Senn High School’s annual homecoming pep rally, scheduled for Oct. 5, had to be postponed when word came that a verdict in the murder trial of Chicago Police Officer Jason Van Dyke would be read that afternoon. Van Dyke was found guilty of second degree murder. And violence that had been feared if a not guilty verdict came in, did not materialize. Homecoming festivities were held Oct. 8.

Our team of Senn High School students were on hand to record the fun.


Sullivan Boosters Creating Refugee Welcome Space, Casual Study Lounge

When a group of Sullivan High School supporters asked what they could do to help the school, principal Chad Adams realized he could fill two needs by fixing up one room.

Over the next few weeks, a group of volunteers will pull up the carpet, paint the walls and add new furniture in the school’s library, turning it into a coffee-shop-like hang out spot for all students, as well as a unique welcoming center for Sullivan’s large refugee population.

The room will still function as a library, Adams said. But he hopes it will be a new focal point for the school, especially for new arrivals struggling to fit in.

The simple goal, Adams said, is to “make Sullivan a better place for our students.”

Backing the work is a new booster group, the Friends of Sullivan, with the help of the Rogers Park Builders group. Money is still being raised for the project. You can learn more about it, and make a donation, at the Friends of Sullivan website

“The recreating of the library is going to affect our students in a way the will feel like home,” said Sullivan teacher Sarah Quintez, who works with immigrant and refugee students.

As many as 150 of Sullivan’s 700 students are immigrants and refugees, Adams said. It’s important to make then feel welcome, and make sure they have access to support programs. The new welcome center will also be a place just for them to hang out, Adams said. He stressed, however, that the rest of the library space will be for all students.

“We are very excited about this change for our students, not just immigrant students but every one of our students,” said Adams.

Supporters are also working with a local artist to create a mural that will reflect the many different cultures at Sullivan.

Civil Leadership Class Urges Middle Schoolers To Get Involved

Civic engagement isn’t the first subject you expect to hear about from a typical group of middle schoolers. But a group of Rogers Park and Edgewater young people were happy doing just that on a recent visit to their summer classroom.

“Civic engagement is getting involved in the community and helping those who need the most help,” said Burabari Denuate, 14. “Sometimes there’s others who have the power to make a difference, but really don’t take it.”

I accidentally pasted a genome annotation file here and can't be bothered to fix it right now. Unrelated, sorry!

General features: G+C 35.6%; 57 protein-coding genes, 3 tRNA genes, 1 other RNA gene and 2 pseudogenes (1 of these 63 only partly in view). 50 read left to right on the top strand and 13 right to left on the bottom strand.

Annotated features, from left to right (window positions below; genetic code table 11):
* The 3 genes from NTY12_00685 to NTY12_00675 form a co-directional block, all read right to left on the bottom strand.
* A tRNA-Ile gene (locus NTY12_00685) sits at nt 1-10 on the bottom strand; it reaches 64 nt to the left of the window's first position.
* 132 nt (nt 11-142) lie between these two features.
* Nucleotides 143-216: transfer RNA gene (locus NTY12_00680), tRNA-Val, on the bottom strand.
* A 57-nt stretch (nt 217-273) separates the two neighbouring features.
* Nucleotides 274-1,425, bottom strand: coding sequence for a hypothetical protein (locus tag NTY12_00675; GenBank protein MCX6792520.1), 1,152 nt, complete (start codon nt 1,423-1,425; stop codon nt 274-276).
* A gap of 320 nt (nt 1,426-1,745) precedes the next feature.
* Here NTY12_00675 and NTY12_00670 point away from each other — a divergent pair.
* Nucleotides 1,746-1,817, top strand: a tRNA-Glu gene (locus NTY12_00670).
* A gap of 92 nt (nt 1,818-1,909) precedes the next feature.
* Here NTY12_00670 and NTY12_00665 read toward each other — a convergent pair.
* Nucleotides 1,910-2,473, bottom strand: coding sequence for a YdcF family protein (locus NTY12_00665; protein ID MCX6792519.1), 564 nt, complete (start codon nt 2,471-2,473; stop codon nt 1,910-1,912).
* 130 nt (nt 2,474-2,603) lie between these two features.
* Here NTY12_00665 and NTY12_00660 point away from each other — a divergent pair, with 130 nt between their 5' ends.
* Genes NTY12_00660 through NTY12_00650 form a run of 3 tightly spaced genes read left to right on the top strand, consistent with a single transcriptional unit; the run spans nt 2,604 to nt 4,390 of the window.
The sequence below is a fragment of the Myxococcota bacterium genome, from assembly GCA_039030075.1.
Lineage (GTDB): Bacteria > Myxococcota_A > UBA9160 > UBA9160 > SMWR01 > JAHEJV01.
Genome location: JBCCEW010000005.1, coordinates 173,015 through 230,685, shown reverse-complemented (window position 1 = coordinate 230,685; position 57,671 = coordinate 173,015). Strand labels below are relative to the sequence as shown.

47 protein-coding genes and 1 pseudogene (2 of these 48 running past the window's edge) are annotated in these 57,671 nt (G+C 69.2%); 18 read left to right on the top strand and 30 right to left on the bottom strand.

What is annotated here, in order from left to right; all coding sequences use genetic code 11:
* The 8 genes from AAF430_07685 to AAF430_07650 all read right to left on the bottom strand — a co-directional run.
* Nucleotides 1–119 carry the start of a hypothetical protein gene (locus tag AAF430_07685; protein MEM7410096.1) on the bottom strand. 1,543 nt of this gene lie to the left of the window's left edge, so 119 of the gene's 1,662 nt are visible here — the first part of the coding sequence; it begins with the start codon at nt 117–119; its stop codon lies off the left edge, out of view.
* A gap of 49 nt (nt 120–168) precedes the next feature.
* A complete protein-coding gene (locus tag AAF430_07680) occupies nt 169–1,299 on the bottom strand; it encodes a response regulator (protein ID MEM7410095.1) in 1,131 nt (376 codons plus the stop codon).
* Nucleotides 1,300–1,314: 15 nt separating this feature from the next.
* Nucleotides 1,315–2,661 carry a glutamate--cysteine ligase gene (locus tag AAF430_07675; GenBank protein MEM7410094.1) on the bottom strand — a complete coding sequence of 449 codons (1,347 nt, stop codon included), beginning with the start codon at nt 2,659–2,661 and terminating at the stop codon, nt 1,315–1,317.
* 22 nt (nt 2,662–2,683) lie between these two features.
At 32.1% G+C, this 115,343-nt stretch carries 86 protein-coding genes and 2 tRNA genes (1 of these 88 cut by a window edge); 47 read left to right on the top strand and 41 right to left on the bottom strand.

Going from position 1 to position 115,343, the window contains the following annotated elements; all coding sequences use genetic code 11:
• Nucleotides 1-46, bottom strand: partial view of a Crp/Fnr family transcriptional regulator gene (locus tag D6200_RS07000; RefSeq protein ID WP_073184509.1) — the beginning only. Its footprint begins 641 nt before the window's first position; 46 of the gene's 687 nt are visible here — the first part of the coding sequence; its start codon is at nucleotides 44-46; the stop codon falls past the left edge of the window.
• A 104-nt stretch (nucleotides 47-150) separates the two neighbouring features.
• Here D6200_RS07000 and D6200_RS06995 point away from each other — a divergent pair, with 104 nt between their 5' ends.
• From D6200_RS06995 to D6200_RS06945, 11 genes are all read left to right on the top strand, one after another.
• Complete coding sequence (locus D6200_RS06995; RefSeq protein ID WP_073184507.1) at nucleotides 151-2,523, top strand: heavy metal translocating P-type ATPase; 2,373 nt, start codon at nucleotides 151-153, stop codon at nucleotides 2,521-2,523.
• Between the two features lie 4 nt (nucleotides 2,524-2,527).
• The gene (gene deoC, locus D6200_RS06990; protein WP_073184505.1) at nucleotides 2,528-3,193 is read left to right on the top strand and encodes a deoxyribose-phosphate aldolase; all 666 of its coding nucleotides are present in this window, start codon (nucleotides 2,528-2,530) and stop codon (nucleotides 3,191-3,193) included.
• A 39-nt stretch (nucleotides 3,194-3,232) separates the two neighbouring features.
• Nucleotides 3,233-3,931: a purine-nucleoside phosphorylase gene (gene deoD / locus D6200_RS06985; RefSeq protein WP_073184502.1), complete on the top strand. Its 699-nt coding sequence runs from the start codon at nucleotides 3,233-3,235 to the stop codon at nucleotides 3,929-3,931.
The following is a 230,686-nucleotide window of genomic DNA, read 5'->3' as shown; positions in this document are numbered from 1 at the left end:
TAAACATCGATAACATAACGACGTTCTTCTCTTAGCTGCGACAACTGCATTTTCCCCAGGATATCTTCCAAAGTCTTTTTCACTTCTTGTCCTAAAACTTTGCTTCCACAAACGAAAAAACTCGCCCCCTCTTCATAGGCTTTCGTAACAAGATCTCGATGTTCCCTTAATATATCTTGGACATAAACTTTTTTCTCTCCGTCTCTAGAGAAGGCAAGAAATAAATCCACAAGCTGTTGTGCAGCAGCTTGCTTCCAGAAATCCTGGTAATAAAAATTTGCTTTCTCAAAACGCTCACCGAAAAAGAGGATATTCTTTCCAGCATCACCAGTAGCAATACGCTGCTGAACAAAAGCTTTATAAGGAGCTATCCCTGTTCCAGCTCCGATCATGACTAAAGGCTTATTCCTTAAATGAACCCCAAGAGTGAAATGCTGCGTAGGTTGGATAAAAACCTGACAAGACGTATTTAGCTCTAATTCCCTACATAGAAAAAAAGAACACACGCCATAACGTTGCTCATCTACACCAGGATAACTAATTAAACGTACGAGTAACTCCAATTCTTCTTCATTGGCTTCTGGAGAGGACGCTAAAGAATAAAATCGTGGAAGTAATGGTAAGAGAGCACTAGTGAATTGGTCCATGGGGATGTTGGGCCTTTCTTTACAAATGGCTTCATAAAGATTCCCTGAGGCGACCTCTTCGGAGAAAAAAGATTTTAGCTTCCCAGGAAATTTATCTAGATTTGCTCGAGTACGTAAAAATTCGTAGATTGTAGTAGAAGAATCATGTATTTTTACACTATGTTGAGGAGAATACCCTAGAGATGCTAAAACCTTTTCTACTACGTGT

Gregory Wade, 14, described civic engagement as being “a place where people can come and express themselves and learn how to be better leaders… it’s important because we’re the next generation.”

The students are part of an After School Matters program on civil leadership. Based on the Loyola University campus, it is being offered to Rogers Park and Edgewater middle school students from five neighborhood schools.

“I really think this program is a great introduction to students about civic engagement and how they can identify within themselves what their civic identity is and be able to have the tools and resources to be able to create change,” said Saeed Rose, one of the program’s instructors.

The students all have the opportunity to create change within their schools. Each of the five schools worked together to compose a plan that they hope brings positive change in a particular area.

For example, Aiden Murphy, 13, explained that the Kilmer group will be working on improving the bathrooms. Likewise, Danitzy Rosillo, 12, told us that the Swift group wanted to focus on the issue of students disrespecting teachers.

Dezyr Smith, 13, said that the Pierce group will be focusing on what she described as “drama” in their school, referring to a variety of issues like bullying, gossip, and fighting.

“Drama as in any type of way that students interact with each other in a negative way,” she said.

Pierce was not the only school to choose drama for their plan. Denuate said the Field group was focusing on something similar.

Rose said the program is not about simply solving a problem. It’s about making a positive, lasting impact on the world around them.

“It’s a great opportunity to be able to build something organic and continue to grow,” said Rose, “and the experience will always stick with them. We’ve created a space for them to really be able to share and express how they feel about issues in their society.”

“My favorite part is being able to come together and discuss,” said Smith. “Because it makes students feel like they are in their school community. I recommend it to other students who want to make a change… and I feel like this program really makes a difference.”